27 Sollors quotes Herman Melville's White Jacket: “And we Americans are the peculiar chosen people – the Israel of our time.” Beyond Ethnicity, 40. The phrase about “pollution from outside ranks” is from Miller, Timebends, 338.

28 See Hans Khon, The Idea of Nationalism (New York: Macmillan, 1945) 166–68, quoted in Sollors, 56.

29 The Crucible, 94.

30 Quoted in Richard A. Shweder, “George W. Bush and the Missionary Position,” Daedalus, Summer 2004, 26.

31 The Crucible, 132.

32 Miller, “Again They Drink from the Cup of Suspicion,” New York Times, 26 Nov. 1989, Sec. 2, 36, quoted in Martine, The Crucible, 66.

33 Jacques Derrida, “For a Justice to Come: An Interview with Jacques Derrida,” trans. Ortwin de Graef. Available online at

34 Kevin Phillips claims that for the Bush administration “religious belief is the basis of policy, not just a tactic for selling it to the public.” See American Theocracy: The Peril and Politics of Radical Religion, Oil, and Borrowed Money in the 21st Century (New York: Viking, 2006). See also Christopher Shays, “This Republican Party of Lincoln has become a Theocracy,” available online at; Maureen Farrell, “On a Mission from God: The Religious Right and the Emerging American Theocracy,” available online at; and Rich Perlstein, “‘The Divine Calm of George Bush’: The US as the New Israel, as God's Most Favored Nation,” Village Voice, 3 May 2004, available online at,perlstein,53195,1.html. Not everyone would describe the American administration today as a theocracy. In his review of American Theocracy, Alan Brinkley, in “Clear and Present Dangers,” New York Times, 19 March 2006, available online at, describes Phillips's claim as “significant but not conclusive.” Some claim that the power of the courts to insist that “intelligent design” be taught in schools as non-science but Darwinian evolution as fact reinforces the traditional separation in America of church and state. See “Victors hail US Evolution Ruling,” BBC News, 21 Dec. 2005. Available online at Actions were also taken by the courts recently against Christian evangelicals who were found guilty of persecuting non-evangelicals at the US Air Force Academy.

35 I suspect that Miller would be much more comfortable with the take on religion of a pragmatist like William James than he would be with either a Protestant, Catholic, or Jewish one. This could be the subject of another paper.

36 The quotation is from Neil Carson, Arthur Miller (London: Macmillan, 1982), 121.

37 E. Miller Budick also quotes the playwright's description of McCarthyism as “a political, objective, knowledgeable campaign from the far Right [that] was capable of creating not only a terror, but a new subjective reality, a veritable mystique which was gradually assuming even a holy resonance.” See Introduction to Collected Plays quoted in E. Miller Budick, “History and Other Specters in The Crucible,” in Harold Bloom, ed., Modern Critical Views: Arthur Miller (New York: Chelsea House, 1987), 127–44, 128–29.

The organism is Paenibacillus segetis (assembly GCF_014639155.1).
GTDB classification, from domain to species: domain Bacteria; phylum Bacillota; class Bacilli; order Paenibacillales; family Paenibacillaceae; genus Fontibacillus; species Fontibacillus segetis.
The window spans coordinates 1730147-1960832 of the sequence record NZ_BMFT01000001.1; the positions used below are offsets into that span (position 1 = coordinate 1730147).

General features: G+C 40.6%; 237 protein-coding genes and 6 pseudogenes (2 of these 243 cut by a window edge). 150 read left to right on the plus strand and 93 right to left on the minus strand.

38 The remark about the importance of the Nazi experience is in C. W. E. Bigsby, A Critical Introduction to Twentieth Century American Drama. Vol. 2: Williams/Miller/Albee (Cambridge: Cambridge University Press, 1984), 229.

39 Quotations from After the Fall are from Miller, Plays: Two (London: Methuen, 1994), 142, 157, 241.

40 Albert H. Friedlander, Riders Towards the Dawn: From Ultimate Suffering to Tempered Hope (London: Constable, 1993), 162.

41 Thus, in a private interview with Bigsby, Miller emphasizes in relation to the Holocaust that “the race, the human race, cannot face its culpability, its responsibility.” See Bigsby, 216.

42 Plays: Two, 140.

43 Ibid., 140–41.

44 Arhur Miller, Introduction, Focus (London: Penguin, 1986); my emphasis.

45 Arthur Miller, “Why Israel Must Choose Justice,” speech delivered 25 June 2003 on receiving the Jerusalem Prize. Available online at

46 Edward W. Said, “American Intellectuals and Middle East Politics,” in Gauri Viswanathan, ed., Power, Politics, and Culture: Interviews with Edward Said (New York: Pantheon, 2001), 327. On the Zionist pioneering sprit see also Said, The Question of Palestine (New York: Vintage, 1992), 21.

47 Miller, Focus, 3–4.

48 Said, “An Exile's Exile,” in Power, Politics, 318.

49 Said, “My Right of Return,” in Power, Politics, 447.

50 The quotation is from Friedlander, Riders, 253.

51 In 1986, shortly after Elie Wiesel won the Nobel Peace Prize, Uri Avneri wrote him a letter saying that “nothing in the present approaches the monstrousness of the Holocaust. It is therefore almost a profanity to compare the Holocaust with any other crime of this century.” Quoted in Friedlander, Riders, 242. More recently, Jacqueline Rose has compared the brutality of Nazism with modern Israel's treatment of the Palestinians. See Jacqueline Rose, The Question of Zion (Princeton: Princeton University Press, 2005).

52 Arthur Miller, Playing for Time (New York: Nick Hern, 1981), 64.

53 Bigsby, A Critical Introduction, 230.